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Saturday, October 28, 2006

Al-Qaeda “On the March,” Expert Says

The terrorist organization al-Qaeda has survived five years of international efforts to wipe it out, and is reorganizing itself to conduct further strikes, a U.S. counterterrorism expert said yesterday (see GSN, Sept. 21).

Georgetown University professor Bruce Hoffman dismissed what he called “politicized intelligence” suggesting that al-Qaeda had been seriously weakened since the Sept. 11, 2001, attacks, The Ottawa Citizen reported.

“Just as we underestimated al-Qaeda before 9/11, we risk repeating the same mistake now. Nothing could be further from the truth. In fact, al-Qaeda is on the march,” he said during a speech at the Canadian Association for Security and Intelligence Studies conference in Ottawa.

“We see a vigorous and unbowed organization” which is able to exploit cracks in western security and is using the war in Iraq for its own ends, Hoffman said.

A recent string of plots and terrorist attacks illustrate the threat, he said. These include the July 2005 bombings of the London transit system by al-Qaeda-trained operatives and a unsuccessful 2004 plot by an al-Qaeda cell against a number of U.S. sites (see GSN, Oct. 13).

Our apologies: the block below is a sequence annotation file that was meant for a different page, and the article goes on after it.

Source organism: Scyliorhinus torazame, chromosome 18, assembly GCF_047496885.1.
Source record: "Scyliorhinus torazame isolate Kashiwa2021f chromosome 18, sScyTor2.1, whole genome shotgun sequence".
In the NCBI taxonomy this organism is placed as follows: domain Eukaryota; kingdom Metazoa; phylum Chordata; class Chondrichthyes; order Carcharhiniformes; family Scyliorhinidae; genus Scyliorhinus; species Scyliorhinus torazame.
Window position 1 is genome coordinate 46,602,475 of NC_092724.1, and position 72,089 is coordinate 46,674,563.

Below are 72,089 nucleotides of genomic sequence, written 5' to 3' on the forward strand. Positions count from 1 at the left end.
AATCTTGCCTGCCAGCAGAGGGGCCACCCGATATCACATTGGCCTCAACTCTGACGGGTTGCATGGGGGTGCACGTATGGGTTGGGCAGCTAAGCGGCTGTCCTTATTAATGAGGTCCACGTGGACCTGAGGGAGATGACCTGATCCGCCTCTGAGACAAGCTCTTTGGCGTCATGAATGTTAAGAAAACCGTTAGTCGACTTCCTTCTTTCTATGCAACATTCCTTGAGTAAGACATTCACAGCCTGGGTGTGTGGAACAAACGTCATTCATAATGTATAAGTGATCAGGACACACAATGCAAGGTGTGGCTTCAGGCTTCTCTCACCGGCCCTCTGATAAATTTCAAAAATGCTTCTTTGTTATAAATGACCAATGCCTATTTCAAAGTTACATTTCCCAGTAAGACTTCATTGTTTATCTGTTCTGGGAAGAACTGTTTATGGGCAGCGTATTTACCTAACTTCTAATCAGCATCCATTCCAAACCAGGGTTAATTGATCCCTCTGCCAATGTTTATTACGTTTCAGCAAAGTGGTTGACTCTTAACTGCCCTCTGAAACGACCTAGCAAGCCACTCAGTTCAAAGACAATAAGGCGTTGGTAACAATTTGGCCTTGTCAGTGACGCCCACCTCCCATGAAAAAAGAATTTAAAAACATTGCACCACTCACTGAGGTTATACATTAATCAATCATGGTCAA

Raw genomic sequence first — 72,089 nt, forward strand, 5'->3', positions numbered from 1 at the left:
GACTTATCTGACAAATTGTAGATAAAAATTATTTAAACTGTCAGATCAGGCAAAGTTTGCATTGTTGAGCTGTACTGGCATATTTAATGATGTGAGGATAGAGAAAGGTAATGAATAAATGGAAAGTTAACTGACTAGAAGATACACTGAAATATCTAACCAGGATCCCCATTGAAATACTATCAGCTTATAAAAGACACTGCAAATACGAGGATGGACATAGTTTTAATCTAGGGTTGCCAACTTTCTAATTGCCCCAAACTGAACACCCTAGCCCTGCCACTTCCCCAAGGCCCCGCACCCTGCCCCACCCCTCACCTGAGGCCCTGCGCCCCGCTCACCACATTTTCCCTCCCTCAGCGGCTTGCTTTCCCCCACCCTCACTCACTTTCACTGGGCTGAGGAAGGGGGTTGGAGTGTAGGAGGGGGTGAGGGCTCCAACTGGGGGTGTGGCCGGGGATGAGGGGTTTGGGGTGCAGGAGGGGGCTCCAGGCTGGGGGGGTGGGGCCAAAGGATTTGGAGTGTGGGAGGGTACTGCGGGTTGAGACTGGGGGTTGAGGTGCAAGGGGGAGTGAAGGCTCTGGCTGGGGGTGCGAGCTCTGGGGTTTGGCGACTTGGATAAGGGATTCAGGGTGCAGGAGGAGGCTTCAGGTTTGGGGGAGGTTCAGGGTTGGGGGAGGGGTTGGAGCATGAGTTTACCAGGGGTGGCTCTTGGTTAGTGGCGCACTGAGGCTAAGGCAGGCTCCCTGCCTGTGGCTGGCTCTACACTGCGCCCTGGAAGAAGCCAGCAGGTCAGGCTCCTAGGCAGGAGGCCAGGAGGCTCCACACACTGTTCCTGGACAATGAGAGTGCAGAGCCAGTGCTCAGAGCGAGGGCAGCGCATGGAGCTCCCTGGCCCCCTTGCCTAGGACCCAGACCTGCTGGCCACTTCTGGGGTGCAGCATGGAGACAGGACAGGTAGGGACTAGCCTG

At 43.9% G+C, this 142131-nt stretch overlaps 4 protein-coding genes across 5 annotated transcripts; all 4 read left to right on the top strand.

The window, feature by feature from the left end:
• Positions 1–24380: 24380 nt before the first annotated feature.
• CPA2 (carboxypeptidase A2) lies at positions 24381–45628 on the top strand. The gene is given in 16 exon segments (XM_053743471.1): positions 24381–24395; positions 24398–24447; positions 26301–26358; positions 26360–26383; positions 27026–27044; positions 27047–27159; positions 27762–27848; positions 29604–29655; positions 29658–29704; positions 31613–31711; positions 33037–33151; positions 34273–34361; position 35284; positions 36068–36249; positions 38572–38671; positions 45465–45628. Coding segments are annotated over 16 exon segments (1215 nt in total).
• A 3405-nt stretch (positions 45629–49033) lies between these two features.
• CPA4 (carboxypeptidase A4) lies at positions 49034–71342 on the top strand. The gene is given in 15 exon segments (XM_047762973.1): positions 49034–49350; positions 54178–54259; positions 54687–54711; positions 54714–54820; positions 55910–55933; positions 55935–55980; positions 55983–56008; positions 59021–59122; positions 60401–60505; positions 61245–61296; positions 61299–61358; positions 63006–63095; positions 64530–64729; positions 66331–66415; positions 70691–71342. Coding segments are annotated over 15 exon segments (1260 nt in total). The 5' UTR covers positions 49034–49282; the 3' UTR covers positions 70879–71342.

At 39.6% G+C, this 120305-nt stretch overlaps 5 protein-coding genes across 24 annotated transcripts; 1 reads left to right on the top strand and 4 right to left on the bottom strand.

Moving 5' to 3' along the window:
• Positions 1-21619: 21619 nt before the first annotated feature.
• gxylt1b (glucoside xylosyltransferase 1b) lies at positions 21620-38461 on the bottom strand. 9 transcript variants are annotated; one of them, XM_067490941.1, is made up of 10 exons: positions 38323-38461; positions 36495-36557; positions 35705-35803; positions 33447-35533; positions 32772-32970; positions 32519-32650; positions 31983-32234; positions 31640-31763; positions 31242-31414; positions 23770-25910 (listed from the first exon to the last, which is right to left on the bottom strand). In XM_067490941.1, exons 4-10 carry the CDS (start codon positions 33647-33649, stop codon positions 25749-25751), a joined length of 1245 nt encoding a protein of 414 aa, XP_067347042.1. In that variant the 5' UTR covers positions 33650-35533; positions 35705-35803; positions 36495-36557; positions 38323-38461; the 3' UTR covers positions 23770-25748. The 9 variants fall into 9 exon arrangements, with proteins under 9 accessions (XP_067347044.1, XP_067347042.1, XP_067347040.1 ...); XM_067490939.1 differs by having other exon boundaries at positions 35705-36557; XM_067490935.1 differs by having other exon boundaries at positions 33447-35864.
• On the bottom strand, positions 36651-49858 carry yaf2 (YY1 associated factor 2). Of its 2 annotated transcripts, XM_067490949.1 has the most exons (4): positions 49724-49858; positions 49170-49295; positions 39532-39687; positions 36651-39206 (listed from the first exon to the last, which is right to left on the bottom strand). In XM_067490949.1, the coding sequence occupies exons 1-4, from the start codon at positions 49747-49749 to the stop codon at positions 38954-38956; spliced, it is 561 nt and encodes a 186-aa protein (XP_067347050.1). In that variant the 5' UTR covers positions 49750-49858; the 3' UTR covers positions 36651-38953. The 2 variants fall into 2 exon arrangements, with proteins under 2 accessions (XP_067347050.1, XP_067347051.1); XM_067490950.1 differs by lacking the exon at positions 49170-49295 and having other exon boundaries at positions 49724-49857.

This year’s foiled effort to destroy up to 10 passenger airplanes, another seeming al-Qaeda plot, indicates that terrorists are still willing to strike against a transportation sector that has undergone significant security increases over the last five years (see GSN, Aug. 11).

“This alarming development calls into question some of our most fundamental assumptions about terrorist targeting, tactics and capabilities today,” Hoffman said. “We’re just as vulnerable as ever. Not only because of Iraq, but because of a revitalized al-Qaeda that continues to plot and plan terrorist attacks as it has done since 9/11” (Ian MacLeod, The Ottawa Citizen, Oct. 27).

The Canadian Security Intelligence Service counterterrorism branch views “Al-Qaeda-inspired or -related” extremists as the primary terrorism threat facing the nation, The Globe and Mail reported today.

The service monitored 274 individuals and 31 organizations in its 2005-2006 operational year, according to a new government report. It identified “several previously unknown domestic extremists” who potentially were a terror threat and blocked one extremist from entering the country, the report states.

The agency “disrupted a Canadian-based terrorist cell.” Canadian authorities in June arrested 18 people and seized 3 tons of ammonium nitrate that could have been used in bombs (see GSN, June 12; Jeff Sallot, The Globe and Mail, Oct. 27).

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